Wait, we’re what kind of company now?
This kind of tech debt is similar to the previous, but rather than the team changing, it is when the business changes. An example of this is Flickr. Flickr started as an MMORPG called “Game Neverending” that had some ability to post and share photos. Even after pivoting and focussing on becoming a photo sharing site, a main component of Flickr was a live chat room. All of this code was based on the original game code base. Over time Flickr addressed that problem and migrated off of the old code base. But for a period of their history their (perhaps) well-designed game code was powering a photo sharing site. That’s crazy and that’s tech debt.
You could argue that you’ll be able to handle changes that your company may make in the future by having well defined abstractions in your code. But I don’t think anyone can reasonably argue that they would have written the proper abstractions in a game such that when the company decided to focus on photo sharing the code would have remained beautiful and well architected.
Adding abstractions is an important practice in designing any system. But there is a cost associated with every abstraction that you add. Prematurely adding layers of abstraction is especially dangerous as you’re likely to spend more time adding the abstraction layer and, if you do not correctly predict the future, you’re ultimately going to have to clean up both the main business logic and the abstraction layer. In trying to avoid tech debt you may very well be creating even more. In my opinion layers of indirection should be added once you have the second thing that will benefit from that abstraction. That’s not a hard and fast rule as there are plenty of times where common sense and just good engineering necessitates an abstraction. “Premature abstraction is the yin to premature optimization’s yang.” —Kent Beck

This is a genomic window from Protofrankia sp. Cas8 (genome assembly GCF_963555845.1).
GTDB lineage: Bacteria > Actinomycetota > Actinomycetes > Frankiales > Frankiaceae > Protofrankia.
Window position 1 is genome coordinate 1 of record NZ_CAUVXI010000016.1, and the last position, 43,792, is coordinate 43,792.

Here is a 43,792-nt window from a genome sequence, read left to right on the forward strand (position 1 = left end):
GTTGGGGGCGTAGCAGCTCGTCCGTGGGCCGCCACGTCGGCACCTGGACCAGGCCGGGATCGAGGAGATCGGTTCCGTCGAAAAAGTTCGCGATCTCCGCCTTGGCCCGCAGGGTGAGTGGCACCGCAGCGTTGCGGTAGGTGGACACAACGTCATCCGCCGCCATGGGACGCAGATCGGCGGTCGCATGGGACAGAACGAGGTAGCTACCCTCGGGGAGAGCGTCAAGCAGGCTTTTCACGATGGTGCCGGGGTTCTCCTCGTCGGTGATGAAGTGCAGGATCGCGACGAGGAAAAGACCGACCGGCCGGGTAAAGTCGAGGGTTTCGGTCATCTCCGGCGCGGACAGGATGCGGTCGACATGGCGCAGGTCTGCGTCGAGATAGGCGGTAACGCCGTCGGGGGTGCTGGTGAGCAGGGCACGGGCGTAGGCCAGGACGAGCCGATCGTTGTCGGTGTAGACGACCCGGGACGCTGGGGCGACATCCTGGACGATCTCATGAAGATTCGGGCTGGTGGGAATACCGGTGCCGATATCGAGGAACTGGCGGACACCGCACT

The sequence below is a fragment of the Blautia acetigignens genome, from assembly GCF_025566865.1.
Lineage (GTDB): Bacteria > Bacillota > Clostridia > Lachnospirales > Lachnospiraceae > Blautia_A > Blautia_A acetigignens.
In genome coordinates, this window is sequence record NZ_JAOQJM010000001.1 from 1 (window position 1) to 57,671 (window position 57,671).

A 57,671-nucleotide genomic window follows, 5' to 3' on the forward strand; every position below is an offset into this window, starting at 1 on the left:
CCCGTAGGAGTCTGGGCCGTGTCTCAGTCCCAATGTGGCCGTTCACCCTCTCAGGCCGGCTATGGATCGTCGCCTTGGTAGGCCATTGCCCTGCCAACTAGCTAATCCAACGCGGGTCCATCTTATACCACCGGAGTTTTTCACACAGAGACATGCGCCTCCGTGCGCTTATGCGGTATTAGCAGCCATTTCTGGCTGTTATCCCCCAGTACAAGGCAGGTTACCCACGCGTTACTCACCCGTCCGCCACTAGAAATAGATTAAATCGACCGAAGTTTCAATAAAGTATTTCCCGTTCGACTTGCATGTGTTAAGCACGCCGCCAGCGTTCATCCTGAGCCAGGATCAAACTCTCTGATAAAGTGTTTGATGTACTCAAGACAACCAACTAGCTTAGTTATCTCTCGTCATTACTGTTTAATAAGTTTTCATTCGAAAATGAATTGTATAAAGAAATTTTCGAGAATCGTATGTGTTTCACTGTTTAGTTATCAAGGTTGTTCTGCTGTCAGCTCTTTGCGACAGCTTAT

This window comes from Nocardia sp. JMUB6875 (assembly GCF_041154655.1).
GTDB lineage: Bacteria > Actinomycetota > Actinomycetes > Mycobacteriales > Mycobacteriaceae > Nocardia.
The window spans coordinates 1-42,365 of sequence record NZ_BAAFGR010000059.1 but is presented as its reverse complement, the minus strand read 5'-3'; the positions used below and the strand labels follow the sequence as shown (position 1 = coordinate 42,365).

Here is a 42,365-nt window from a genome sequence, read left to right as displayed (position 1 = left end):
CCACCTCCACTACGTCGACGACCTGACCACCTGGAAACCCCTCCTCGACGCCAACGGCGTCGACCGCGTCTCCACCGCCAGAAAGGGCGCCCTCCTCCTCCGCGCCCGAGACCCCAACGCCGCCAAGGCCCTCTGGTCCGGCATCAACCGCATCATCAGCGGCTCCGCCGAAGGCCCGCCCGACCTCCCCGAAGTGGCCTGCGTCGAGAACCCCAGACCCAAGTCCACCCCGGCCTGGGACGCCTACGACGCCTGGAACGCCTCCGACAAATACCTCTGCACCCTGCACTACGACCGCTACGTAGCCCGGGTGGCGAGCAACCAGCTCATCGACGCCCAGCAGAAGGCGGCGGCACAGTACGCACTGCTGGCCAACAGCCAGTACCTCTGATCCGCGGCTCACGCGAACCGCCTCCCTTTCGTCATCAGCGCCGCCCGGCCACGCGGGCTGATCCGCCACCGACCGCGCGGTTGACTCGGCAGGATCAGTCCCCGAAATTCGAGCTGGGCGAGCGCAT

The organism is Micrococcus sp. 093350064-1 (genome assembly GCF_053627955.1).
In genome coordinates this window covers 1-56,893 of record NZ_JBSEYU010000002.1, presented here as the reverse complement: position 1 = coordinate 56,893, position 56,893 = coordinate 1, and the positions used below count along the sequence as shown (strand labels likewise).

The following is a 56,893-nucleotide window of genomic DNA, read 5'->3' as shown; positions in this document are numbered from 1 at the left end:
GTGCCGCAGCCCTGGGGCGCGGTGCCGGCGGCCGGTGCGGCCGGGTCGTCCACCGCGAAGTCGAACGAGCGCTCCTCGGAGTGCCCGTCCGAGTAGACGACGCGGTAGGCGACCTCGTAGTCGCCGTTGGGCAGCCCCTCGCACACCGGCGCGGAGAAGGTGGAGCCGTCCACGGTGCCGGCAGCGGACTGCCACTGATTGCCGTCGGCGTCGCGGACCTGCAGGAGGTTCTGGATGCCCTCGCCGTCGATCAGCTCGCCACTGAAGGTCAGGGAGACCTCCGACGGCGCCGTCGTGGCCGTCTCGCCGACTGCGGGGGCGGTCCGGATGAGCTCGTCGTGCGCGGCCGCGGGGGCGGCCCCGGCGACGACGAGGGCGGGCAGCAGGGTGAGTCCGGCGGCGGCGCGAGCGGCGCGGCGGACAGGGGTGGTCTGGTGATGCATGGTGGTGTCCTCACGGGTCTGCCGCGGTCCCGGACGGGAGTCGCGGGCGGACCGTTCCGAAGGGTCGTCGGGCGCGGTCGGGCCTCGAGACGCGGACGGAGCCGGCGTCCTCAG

Desirable Tech Debt
Finally, we arrive at the kind of tech debt that is the most controversial. This is the tech debt that you take on consciously. This is where you know there are a few ways to go about coding the solution you’re working on and you consciously choose the quicker or easier way, knowing full well what you’re doing. This kind of tech debt is a shortcut that you take now and will have to deal with later. This is true of pretty much all debt. Lets compare this kind of debt to a mortgage.